1394 Reasons to Like Win XP

 
 
By Peter Coffee  |  Posted 2001-04-09 Email Print this article Print
 
 
 
 
 
 
 

Twenty-five cents won't buy you a decent cup of coffee, but it will cover the license fee for putting an IEEE 1394 connection in a digital device.

Twenty-five cents wont buy you a decent cup of coffee, but it will cover the license fee for putting an IEEE 1394 connection in a digital device. Thats a good deal. The high-speed serial connection of IEEE 1394a carries up to 400M bps; the forthcoming 1394b will deliver 3,200M bps over either a 4.5-meter cable or a 100-meter optical-fiber connection. Unlike Universal Serial Bus, with its high dependence on the central processing unit, IEEE 1394 is a peer-to-peer bus for up to 63 intelligent devices. And the chip set adds only $5 to the cost of a piece of gear.

What Windows 98 did for USB, Windows XP will do for IEEE 1394. Microsoft urges PC makers to include at least one back-panel IEEE 1394 port, plus at least two more upfront along with the "Designed for Windows XP" logo. A system thus equipped will be able to boot from an internal or external 1394 hard drive, engage in P2P cooperation, send and receive MPEG-2 video, and make IP connections. Some of these facilities are already present in Windows 2000 and Windows ME, but Windows XP will further smooth 1394 adoption with its support for virtual device drivers that bridge to legacy devices.

Much of whats in Windows XP is clearly aimed at the next wave of integrated digital media. The IEEE 1394 combination of high-speed data delivery and integrated device control is compelling: When I first plugged a Canon camcorder into a Sony notebook PC and got remote tape-editing control as well as near-real-time video acquisition, it gave me hope for the next generation of standards-based systems.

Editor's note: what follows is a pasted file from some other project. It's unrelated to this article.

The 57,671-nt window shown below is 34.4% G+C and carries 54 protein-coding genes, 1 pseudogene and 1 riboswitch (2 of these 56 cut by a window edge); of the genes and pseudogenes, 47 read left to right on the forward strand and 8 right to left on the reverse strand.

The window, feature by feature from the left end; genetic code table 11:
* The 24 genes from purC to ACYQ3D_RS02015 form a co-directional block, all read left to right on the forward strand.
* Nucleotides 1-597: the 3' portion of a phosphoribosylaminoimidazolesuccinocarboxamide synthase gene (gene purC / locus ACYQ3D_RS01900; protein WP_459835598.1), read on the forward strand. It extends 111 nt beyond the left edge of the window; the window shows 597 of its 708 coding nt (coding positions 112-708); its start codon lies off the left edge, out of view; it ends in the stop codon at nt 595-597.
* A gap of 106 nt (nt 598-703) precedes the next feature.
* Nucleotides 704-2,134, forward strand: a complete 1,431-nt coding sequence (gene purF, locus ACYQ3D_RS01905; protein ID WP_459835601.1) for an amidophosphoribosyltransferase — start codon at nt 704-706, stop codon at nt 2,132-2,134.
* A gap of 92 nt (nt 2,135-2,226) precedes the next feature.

I dont need Windows XP to hold my hand with its condescending "experience scenarios," but expanded IEEE 1394 support makes me look forward to XPs arrival late this year.

 
 
 
 
Peter Coffee is Director of Platform Research at salesforce.com, where he serves as a liaison with the developer community to define the opportunity and clarify developers' technical requirements on the company's evolving Apex Platform. Peter previously spent 18 years with eWEEK (formerly PC Week), the national news magazine of enterprise technology practice, where he reviewed software development tools and methods and wrote regular columns on emerging technologies and professional community issues.Before he began writing full-time in 1989, Peter spent eleven years in technical and management positions at Exxon and The Aerospace Corporation, including management of the latter company's first desktop computing planning team and applied research in applications of artificial intelligence techniques. He holds an engineering degree from MIT and an MBA from Pepperdine University, he has held teaching appointments in computer science, business analytics and information systems management at Pepperdine, UCLA, and Chapman College.
 
 
 
 
 
 
 

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